A Project Takes Shape

The deck at the front entry of this lakeside home was a good design, with two nice benches, and the customer was happy with the layout. However, the wood was in sorry shape, dried out and damaged. We decided to try to save as much framing and structure as possible. This was not much of a cost-saving strategy, as it was labor intensive, but it kept some good lumber out of the landfill. Sistering new structural components to the existing frame allowed us to strengthen and level the deck.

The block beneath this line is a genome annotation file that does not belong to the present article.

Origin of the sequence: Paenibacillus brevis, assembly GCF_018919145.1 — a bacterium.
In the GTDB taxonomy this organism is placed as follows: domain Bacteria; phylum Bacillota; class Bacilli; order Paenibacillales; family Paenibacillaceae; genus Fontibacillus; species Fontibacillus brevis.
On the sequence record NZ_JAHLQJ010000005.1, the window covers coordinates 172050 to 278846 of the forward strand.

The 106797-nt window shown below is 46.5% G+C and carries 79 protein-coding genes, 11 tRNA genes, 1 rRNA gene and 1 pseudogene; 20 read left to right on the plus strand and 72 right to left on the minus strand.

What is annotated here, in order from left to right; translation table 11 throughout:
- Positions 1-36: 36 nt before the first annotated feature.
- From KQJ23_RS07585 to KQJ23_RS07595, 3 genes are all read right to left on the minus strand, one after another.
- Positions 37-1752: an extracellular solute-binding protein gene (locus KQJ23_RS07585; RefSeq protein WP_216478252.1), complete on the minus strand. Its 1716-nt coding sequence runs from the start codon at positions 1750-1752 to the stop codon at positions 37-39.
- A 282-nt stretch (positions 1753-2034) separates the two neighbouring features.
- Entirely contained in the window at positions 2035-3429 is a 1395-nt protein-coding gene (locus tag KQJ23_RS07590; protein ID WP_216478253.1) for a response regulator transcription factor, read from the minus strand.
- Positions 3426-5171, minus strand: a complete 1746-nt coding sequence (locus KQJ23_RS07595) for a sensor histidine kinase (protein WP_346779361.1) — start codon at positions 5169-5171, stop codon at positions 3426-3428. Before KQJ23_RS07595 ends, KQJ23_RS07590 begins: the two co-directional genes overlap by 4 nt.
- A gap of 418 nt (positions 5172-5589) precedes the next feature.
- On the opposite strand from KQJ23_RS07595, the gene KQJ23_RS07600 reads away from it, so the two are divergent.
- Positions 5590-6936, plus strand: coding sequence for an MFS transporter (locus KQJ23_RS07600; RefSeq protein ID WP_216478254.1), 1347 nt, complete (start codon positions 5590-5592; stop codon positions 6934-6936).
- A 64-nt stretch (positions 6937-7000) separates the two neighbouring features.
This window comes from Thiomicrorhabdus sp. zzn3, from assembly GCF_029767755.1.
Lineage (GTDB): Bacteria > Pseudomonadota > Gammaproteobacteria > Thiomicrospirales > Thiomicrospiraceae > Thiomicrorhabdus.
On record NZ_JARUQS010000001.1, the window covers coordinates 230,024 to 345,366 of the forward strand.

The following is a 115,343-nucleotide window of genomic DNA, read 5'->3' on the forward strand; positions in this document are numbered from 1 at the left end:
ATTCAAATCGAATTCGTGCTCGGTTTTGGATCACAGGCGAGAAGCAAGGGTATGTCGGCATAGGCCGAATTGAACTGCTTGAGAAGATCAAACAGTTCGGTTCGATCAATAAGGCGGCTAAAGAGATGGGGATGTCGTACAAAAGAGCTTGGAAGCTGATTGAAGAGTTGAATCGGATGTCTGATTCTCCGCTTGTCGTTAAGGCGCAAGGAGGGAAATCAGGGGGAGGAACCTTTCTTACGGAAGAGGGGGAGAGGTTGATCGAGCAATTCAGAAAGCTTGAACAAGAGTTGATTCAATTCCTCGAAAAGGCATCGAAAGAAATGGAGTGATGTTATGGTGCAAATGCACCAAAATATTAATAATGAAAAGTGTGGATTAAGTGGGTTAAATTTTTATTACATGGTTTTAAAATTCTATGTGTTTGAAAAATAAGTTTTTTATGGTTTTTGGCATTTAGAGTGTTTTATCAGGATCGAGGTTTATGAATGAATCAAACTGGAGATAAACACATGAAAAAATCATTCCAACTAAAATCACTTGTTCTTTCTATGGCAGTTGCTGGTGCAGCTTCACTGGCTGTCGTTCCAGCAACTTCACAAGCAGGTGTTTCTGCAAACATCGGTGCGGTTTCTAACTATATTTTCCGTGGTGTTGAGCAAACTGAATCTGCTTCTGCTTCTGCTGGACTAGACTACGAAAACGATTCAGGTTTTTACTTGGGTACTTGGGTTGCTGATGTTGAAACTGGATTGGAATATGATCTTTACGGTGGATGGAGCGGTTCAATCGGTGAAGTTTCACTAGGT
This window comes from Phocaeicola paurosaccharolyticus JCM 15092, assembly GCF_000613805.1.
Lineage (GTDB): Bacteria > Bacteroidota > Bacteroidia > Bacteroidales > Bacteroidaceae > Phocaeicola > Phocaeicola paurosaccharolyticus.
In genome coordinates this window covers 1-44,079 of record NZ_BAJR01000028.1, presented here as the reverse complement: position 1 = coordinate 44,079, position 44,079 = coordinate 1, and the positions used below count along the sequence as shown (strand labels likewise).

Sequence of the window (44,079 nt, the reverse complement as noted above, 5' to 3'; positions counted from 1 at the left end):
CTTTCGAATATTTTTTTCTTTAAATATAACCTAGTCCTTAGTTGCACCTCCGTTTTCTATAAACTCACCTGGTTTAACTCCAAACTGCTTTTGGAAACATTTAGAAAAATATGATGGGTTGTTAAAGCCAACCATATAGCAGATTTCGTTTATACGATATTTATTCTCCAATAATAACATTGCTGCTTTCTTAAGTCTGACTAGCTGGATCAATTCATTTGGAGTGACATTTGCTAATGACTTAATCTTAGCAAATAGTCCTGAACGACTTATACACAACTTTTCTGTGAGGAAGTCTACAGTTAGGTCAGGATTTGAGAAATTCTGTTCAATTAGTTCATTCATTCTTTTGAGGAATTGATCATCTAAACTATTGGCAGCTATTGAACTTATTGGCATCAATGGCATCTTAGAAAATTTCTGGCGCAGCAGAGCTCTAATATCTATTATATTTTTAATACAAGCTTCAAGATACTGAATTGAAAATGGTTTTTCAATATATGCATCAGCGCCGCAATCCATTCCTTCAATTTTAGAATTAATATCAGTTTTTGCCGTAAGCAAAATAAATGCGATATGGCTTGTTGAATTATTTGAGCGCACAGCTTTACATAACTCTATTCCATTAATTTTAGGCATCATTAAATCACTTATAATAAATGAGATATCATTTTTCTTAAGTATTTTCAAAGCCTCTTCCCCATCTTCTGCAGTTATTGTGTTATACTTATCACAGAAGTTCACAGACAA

For decking, we selected Brazilian Ipe, a very hard, durable, and handsome wood, popular for decks. I generally will not use tropical hardwoods; the industry and history of these harvests are just too exploitative, environmentally and socially. The distributor of this brand of Ipe has a reputation for ethical and sustainable practices. We need to address these issues regularly and routinely. Sourcing materials is part of the job, along with designing and hammer-and-nail carpentry.

"Before": the deck was looking pretty sad.

We saved what framing we could. The new structural materials would be as strong as a new deck.

Brazilian Ipe, with hidden fasteners, makes for a beautiful deck.

The design of the original deck was fine; we made few changes.

I have used this corner detail on lots of decks. Mitered corners can gap and twist over time; this pattern will look good for years.

The customer is happy with the entry to their home.